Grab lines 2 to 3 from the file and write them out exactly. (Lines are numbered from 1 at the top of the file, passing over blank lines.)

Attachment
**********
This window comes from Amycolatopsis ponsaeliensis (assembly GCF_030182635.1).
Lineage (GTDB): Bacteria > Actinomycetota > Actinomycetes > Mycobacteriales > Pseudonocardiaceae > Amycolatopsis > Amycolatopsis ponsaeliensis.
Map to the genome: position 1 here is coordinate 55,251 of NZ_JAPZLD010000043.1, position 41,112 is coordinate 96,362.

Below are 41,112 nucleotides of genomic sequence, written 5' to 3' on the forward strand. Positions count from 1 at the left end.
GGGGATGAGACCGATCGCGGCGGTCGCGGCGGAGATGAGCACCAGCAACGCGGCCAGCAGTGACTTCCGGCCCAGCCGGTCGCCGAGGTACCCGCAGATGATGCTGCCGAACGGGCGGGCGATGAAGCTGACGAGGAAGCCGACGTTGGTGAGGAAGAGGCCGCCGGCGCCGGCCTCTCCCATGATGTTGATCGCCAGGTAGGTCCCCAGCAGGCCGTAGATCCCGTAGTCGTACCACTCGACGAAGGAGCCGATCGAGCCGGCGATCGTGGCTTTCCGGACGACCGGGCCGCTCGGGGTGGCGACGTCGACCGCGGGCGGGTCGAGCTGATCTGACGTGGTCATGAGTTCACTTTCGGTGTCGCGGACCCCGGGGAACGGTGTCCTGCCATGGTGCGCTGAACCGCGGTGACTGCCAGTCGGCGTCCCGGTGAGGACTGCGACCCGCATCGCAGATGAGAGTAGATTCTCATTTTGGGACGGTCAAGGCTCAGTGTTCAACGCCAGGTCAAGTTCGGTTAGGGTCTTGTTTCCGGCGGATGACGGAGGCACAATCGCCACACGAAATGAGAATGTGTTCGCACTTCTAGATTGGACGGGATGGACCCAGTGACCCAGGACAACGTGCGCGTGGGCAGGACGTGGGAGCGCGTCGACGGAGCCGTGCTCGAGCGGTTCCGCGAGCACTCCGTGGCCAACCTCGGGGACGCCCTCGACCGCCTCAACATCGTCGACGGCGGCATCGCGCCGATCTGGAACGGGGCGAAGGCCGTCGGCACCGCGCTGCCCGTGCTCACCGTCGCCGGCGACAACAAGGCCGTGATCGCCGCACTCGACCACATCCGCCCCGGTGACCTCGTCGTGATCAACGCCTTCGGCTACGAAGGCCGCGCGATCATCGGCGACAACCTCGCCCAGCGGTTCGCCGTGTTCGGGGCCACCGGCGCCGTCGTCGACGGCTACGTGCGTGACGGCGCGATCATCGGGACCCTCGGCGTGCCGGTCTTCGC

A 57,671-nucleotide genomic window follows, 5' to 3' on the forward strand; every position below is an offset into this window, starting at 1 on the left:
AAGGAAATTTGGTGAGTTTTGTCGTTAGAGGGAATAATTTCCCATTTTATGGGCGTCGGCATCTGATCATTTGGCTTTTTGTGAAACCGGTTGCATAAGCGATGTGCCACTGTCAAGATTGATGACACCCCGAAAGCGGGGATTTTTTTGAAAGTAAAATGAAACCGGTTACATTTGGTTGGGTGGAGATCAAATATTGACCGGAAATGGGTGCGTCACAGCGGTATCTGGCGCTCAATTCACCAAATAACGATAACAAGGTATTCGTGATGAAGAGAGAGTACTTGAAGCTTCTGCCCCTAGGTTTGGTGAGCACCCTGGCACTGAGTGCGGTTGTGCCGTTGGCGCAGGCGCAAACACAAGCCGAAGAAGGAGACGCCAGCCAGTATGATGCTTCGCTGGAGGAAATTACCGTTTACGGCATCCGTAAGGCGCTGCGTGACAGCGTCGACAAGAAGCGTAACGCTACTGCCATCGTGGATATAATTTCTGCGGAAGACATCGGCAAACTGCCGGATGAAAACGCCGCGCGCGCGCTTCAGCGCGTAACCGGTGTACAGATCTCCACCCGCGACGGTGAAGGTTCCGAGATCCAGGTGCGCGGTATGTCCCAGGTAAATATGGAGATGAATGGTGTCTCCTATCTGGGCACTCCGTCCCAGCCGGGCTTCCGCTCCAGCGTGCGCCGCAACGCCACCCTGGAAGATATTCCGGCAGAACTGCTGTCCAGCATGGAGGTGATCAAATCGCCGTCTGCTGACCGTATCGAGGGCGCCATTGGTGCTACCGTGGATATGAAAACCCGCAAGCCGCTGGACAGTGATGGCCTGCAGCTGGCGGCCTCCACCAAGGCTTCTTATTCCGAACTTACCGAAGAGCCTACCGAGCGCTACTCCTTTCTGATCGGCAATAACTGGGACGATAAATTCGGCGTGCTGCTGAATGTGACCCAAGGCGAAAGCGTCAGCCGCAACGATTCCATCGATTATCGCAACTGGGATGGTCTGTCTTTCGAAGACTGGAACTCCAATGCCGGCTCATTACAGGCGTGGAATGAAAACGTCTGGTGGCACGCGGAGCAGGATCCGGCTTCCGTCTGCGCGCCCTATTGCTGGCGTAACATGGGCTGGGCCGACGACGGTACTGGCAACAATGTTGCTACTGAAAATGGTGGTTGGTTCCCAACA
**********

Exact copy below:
Lineage (GTDB): Bacteria > Actinomycetota > Actinomycetes > Mycobacteriales > Pseudonocardiaceae > Amycolatopsis > Amycolatopsis ponsaeliensis.
Map to the genome: position 1 here is coordinate 55,251 of NZ_JAPZLD010000043.1, position 41,112 is coordinate 96,362.